Still style and content over storytelling, since it’s Barker, but it certainly makes up for this lack. Nightbreed is a creatively alight dark-fantasy/horror hybrid. Barker sharpens his tone and visual eye that felt appropriately murky, dank, and a bit awkward in his debut, Hellraiser. The film’s canvas is fantastically striking and the film is surging with ravishing visions and unfettered creative wit.
2014 remastered Director's Cut. After 24 years the infamous 'Cabal' cut is available in all its' glory. Expanded and recut the film certainly makes more sense story wise but perhaps the brevity of the studio cut worked in its favour. Cronenberg and Haid are both dynamite but both roles seemed stronger in the shorter cut and the final shot of the studio version was also more powerful than the conclusion here.
Quirky and strange creature feature with equal parts of brilliance and crap. The story is not half bad but there is not enough money and talent involved to make it work on the scale it needs. However, Cronenbergs brilliant creepy killer/psychotherapist should have gotten a movie of his own.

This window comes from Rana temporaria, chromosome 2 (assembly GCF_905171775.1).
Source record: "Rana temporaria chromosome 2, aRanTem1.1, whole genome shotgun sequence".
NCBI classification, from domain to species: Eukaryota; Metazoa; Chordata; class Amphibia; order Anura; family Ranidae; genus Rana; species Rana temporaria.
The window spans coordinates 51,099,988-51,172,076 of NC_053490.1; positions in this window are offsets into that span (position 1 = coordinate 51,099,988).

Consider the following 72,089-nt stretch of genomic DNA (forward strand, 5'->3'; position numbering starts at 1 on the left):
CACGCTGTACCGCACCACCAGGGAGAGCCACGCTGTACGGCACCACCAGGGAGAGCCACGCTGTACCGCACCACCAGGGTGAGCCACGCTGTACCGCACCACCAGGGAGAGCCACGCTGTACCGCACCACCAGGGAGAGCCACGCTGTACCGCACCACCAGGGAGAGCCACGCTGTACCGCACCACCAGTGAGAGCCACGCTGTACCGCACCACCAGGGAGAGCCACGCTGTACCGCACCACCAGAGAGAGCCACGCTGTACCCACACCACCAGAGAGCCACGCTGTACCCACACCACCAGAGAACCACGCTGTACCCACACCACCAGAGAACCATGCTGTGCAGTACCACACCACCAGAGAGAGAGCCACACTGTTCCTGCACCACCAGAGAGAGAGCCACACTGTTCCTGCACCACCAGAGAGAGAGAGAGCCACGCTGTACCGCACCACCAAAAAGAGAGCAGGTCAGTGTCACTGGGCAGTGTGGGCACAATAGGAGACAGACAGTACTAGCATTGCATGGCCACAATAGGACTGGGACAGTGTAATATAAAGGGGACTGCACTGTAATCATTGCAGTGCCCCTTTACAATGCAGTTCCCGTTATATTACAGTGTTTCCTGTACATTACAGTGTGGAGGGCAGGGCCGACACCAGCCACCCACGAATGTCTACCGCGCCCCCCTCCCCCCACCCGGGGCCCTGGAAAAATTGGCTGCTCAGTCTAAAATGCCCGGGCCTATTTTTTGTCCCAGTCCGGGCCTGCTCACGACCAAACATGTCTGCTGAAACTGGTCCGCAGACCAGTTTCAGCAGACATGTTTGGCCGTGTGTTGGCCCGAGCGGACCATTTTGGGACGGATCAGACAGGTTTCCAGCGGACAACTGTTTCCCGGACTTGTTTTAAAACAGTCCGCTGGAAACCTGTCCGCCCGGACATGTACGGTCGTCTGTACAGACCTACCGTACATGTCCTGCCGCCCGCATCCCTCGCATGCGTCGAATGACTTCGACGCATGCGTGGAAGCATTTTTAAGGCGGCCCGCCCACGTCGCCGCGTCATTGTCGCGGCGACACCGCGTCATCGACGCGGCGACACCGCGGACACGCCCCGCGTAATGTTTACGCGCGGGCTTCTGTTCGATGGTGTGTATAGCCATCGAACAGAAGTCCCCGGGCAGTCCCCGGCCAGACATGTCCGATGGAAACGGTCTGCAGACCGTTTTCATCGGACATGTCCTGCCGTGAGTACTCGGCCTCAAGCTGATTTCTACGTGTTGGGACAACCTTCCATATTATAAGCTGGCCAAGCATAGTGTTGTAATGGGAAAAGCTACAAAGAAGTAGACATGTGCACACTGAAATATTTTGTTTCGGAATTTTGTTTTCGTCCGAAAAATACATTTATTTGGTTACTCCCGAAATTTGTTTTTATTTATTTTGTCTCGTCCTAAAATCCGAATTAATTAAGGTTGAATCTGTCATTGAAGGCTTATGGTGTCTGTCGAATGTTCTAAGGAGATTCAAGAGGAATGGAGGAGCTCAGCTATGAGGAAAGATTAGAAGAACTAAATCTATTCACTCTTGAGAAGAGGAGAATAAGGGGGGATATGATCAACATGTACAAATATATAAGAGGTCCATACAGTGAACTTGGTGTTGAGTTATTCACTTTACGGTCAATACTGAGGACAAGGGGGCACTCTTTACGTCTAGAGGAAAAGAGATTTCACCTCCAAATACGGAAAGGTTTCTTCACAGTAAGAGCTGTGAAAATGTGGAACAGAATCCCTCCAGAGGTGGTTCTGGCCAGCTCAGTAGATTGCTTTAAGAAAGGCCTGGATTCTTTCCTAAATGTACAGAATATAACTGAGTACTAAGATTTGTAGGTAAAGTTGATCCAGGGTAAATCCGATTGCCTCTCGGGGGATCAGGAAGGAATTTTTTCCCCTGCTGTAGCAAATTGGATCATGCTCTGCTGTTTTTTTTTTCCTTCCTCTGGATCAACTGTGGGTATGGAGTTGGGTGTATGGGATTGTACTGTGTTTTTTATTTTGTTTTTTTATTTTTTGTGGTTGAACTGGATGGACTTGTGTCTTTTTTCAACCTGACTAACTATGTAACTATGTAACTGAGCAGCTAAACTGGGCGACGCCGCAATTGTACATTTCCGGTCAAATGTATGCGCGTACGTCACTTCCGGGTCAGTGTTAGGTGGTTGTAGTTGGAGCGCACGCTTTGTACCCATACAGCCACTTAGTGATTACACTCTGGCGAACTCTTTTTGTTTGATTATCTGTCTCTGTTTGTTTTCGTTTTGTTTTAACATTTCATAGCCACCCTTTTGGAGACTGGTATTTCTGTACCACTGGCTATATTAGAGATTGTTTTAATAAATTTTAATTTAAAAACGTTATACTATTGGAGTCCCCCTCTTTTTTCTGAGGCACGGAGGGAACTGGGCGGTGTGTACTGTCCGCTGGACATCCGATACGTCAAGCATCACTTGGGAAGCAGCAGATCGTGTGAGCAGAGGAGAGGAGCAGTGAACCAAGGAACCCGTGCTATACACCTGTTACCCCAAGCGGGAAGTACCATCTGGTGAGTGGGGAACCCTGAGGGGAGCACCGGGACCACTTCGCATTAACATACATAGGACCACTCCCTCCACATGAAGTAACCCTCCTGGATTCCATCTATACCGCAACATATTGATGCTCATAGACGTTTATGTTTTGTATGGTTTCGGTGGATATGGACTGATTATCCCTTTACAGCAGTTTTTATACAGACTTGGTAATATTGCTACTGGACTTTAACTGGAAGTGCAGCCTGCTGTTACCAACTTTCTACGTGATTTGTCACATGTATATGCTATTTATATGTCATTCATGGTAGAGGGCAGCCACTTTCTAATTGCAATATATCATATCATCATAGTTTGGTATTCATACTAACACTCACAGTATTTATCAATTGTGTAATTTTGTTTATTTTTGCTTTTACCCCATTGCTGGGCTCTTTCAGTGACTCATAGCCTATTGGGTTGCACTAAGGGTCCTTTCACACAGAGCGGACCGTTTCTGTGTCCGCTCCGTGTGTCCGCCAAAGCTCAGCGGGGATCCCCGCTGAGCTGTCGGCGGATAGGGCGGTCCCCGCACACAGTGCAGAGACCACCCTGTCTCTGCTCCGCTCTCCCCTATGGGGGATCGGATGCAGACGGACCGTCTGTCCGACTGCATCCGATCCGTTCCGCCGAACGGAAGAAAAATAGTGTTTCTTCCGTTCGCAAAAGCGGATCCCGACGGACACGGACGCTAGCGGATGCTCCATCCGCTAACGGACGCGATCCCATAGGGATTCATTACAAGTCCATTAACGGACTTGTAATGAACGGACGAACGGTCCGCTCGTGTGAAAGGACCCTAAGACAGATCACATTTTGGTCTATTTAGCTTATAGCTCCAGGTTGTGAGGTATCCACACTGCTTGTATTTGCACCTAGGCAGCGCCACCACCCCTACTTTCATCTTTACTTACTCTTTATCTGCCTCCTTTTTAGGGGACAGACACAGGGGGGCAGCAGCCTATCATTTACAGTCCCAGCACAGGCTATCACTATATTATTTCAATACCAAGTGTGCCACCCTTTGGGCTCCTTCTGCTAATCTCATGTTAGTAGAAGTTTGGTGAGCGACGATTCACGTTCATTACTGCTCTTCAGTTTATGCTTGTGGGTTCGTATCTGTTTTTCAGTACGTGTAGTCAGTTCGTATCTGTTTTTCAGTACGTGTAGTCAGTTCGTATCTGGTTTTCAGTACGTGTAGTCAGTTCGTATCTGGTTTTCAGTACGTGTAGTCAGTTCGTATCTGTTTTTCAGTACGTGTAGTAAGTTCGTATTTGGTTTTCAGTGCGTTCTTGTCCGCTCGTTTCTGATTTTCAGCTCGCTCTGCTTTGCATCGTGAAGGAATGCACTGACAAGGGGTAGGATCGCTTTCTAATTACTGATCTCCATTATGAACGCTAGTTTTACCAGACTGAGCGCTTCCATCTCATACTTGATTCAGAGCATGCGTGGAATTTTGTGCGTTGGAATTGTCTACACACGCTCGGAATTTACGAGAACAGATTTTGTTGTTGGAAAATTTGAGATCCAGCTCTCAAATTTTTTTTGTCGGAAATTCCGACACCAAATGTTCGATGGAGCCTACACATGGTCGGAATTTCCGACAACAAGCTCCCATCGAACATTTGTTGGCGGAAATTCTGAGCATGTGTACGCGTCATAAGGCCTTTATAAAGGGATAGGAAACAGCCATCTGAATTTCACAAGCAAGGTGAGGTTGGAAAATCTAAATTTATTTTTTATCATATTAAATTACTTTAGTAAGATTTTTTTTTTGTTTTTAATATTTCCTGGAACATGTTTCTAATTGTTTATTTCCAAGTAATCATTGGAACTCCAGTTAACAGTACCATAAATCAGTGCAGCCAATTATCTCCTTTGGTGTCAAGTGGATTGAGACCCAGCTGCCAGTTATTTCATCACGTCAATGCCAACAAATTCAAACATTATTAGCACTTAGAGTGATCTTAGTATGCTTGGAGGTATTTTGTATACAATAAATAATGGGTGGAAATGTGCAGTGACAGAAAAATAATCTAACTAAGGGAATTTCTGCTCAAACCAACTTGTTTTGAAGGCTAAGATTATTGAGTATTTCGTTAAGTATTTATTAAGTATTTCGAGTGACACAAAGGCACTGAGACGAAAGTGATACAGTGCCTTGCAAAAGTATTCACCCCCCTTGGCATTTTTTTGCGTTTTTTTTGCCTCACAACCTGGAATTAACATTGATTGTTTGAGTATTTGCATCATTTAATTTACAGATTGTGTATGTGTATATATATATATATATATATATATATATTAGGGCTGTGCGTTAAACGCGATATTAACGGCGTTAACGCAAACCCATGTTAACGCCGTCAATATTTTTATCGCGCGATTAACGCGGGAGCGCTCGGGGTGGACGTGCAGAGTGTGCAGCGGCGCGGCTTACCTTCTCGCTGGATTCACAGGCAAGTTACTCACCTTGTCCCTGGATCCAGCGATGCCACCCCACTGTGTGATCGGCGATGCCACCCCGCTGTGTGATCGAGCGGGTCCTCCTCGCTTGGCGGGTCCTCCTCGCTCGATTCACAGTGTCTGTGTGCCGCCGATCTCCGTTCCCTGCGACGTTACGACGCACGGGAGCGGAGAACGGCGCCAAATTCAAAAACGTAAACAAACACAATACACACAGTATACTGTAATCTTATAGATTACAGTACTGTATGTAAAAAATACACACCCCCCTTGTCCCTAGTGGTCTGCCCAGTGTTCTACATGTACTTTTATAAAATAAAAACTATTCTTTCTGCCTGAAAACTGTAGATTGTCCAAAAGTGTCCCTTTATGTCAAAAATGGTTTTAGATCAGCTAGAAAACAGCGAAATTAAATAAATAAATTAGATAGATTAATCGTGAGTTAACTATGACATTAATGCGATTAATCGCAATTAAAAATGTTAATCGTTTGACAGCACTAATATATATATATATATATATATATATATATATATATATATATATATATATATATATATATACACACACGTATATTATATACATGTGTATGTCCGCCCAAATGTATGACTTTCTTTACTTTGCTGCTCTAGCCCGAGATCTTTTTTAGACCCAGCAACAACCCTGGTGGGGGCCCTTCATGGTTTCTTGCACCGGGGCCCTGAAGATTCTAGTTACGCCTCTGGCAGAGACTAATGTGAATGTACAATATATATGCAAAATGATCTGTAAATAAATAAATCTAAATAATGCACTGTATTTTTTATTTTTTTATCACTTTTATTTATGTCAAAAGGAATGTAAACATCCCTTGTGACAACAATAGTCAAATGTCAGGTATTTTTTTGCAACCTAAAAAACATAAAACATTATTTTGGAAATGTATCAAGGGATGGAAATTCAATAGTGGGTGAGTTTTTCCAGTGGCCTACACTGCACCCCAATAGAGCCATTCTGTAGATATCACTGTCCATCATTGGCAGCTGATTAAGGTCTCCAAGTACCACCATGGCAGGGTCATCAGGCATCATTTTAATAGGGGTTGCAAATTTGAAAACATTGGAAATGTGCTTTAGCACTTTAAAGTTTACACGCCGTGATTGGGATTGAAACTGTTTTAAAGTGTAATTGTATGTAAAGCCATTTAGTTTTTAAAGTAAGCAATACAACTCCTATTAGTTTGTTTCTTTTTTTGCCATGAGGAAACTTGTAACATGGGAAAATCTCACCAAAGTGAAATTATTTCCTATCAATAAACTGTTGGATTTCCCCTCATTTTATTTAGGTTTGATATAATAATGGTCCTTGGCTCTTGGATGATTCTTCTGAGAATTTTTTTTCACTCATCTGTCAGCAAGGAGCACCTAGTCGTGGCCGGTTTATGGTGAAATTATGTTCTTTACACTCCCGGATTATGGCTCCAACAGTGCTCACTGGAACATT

One could always sense the potential for something great in the compromised theatrical version - but that potential is never realized even in the director's cut. In fact, the longer runtime does "Nightbreed" no favors, and only serves to underscore how ludicrous the entire endeavor is. Clive Barker's strange mishmash of dark fantasy, horror, and action never manages to articulate its ideas in a coherent manner.
Fascinatingly misguided - plays like a butchered Wikipedia entry of The Iliad, read after drinking ayahuasca. There are so many clearly great ideas and threads whispered and abandoned (a Luciferian hero's journey? allllllllrighty then!). Cronenberg is a blast. If this is ever remade as a limited series on Premium Cable, then I think we'll have something.
AKA " Audrey Horne goes to Hell"
I'm convinced on first viewing that this is Barker's true artistic thought made flesh. A fully realized live action comic book without a dull moment and truly deserving of cult status. David Cronenberg was a worthy villian when he has his mask.
Didn't particularly like the book, but the visuals of the film made it more interesting. There's a slightly tired look to the special effects, and apparently I'm not the only one who sees a connection to Jim Henson and especially Labyrinth. It's not an entirely good thing, when the story was originally a lot gorier, and here it's more tame and sluggish. Cronenberg makes me happy, though.